Source(June 25, 1948, ch. 646, 62 Stat. 965; Pub. L. 89–711, § 1,Nov. 2, 1966, 80 Stat. 1104; Pub. L. 104–132, title I, §§ 101, 106,Apr. 24, 1996, 110 Stat. 1217, 1220.)
Historical and Revision Notes
This section makes no material change in existing practice. Notwithstanding the opportunity open to litigants to abuse the writ, the courts have consistently refused to entertain successive “nuisance” applications for habeas corpus. It is derived from H.R. 4232 introduced in the first session of the Seventy-ninth Congress by Chairman Hatton Sumners of the Committee on the Judiciary and referred to that Committee.
The practice of suing out successive, repetitious, and unfounded writs of habeas corpus imposes an unnecessary burden on the courts. See Dorsey v. Gill, 1945, 148 F.2d 857, 862, in which Miller, J., notes that “petitions for the writ are used not only as they should be to protect unfortunate persons against miscarriages of justice, but also as a device for harassing court, custodial, and enforcement officers with a multiplicity of repetitious, meritless requests for relief. The most extreme example is that of a person who, between July 1, 1939, and April 1944 presented in the District Court 50 petitions for writs of habeas corpus; another person has presented 27 petitions; a third, 24; a fourth, 22; a fifth, 20. One hundred nineteen persons have presented 597 petitions—an average of 5.”
Senate Revision Amendments
Section amended to modify original language which denied Federal judges power to entertain application for writ where legality of detention had been determined on prior application and later application presented no new grounds, and to omit reference to rehearing in section catch line and original provision authorizing hearing judge to grant rehearing. 80th Congress, Senate Report No. 1559, Amendment No. 45.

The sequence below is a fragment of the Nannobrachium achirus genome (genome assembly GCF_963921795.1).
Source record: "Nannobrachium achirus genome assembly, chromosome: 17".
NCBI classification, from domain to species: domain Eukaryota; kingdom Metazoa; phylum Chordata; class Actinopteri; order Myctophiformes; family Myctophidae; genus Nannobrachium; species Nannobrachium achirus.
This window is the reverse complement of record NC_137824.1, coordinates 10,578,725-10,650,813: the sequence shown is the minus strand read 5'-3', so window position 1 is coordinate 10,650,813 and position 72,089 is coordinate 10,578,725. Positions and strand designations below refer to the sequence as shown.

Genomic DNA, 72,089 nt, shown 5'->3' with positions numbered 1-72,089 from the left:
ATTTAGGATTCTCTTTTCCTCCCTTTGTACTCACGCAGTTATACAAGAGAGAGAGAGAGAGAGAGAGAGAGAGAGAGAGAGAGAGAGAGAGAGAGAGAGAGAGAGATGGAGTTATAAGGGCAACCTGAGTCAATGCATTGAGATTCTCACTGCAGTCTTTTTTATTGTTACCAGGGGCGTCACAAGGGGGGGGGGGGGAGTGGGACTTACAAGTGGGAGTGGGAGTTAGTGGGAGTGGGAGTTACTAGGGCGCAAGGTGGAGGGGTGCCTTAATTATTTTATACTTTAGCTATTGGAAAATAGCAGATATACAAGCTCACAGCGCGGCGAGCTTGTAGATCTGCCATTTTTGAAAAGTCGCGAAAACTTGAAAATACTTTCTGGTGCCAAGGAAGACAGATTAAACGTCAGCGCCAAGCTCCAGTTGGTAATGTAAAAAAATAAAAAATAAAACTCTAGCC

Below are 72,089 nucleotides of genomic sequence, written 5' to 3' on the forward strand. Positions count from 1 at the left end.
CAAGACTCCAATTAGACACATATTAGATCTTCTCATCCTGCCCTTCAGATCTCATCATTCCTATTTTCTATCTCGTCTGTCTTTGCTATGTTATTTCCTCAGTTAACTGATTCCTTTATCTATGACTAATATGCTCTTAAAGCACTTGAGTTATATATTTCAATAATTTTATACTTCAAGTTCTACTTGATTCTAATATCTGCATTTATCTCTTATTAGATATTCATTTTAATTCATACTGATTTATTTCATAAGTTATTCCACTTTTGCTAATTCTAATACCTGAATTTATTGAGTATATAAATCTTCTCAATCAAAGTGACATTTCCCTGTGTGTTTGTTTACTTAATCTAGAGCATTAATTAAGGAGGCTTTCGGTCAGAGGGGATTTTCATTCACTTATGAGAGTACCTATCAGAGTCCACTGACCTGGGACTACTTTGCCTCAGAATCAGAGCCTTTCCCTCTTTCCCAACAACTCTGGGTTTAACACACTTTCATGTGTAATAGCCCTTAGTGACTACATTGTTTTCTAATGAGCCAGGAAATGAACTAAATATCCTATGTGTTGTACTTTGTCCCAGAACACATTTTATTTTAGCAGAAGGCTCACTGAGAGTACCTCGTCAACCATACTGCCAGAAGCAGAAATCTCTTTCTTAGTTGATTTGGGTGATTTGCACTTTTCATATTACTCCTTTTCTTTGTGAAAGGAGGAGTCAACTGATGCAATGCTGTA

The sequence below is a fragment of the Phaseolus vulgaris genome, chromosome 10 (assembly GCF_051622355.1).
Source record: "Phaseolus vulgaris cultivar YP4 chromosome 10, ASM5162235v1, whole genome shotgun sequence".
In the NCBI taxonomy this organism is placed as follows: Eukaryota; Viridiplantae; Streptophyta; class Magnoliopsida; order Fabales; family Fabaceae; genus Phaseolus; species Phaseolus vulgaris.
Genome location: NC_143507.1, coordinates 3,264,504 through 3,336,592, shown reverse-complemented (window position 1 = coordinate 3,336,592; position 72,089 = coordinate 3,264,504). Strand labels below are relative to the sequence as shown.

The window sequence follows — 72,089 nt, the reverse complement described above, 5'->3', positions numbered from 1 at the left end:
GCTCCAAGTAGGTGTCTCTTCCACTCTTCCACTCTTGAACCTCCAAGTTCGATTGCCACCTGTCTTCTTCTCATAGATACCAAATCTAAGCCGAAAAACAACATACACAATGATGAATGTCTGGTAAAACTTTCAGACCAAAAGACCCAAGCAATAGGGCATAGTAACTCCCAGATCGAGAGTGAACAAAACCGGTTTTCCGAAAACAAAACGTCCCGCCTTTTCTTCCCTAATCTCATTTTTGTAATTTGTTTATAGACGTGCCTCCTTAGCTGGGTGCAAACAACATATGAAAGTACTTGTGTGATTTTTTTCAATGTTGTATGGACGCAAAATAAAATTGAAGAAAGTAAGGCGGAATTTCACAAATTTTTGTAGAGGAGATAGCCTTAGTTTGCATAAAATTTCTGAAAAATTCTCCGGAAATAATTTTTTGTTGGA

1996—Subsec. (a). Pub. L. 104–132, § 106(a), substituted “, except as provided in section 2255.” for “and the petition presents no new ground not heretofore presented and determined, and the judge or court is satisfied that the ends of justice will not be served by such inquiry.”
Subsec. (b). Pub. L. 104–132, § 106(b), amended subsec. (b) generally. Prior to amendment, subsec. (b) read as follows: “When after an evidentiary hearing on the merits of a material factual issue, or after a hearing on the merits of an issue of law, a person in custody pursuant to the judgment of a State court has been denied by a court of the United States or a justice or judge of the United States release from custody or other remedy on an application for a writ of habeas corpus, a subsequent application for a writ of habeas corpus in behalf of such person need not be entertained by a court of the United States or a justice or judge of the United States unless the application alleges and is predicated on a factual or other ground not adjudicated on the hearing of the earlier application for the writ, and unless the court, justice, or judge is satisfied that the applicant has not on the earlier application deliberately withheld the newly asserted ground or otherwise abused the writ.”
Subsec. (d). Pub. L. 104–132, § 101, added subsec. (d).
1966—Pub. L. 89–711designated existing provisions as subsec. (a), struck out provision making the subsection’s terms applicable to applications seeking inquiry into detention of persons detained pursuant to judgments of State courts, and added subsecs. (b) and (c).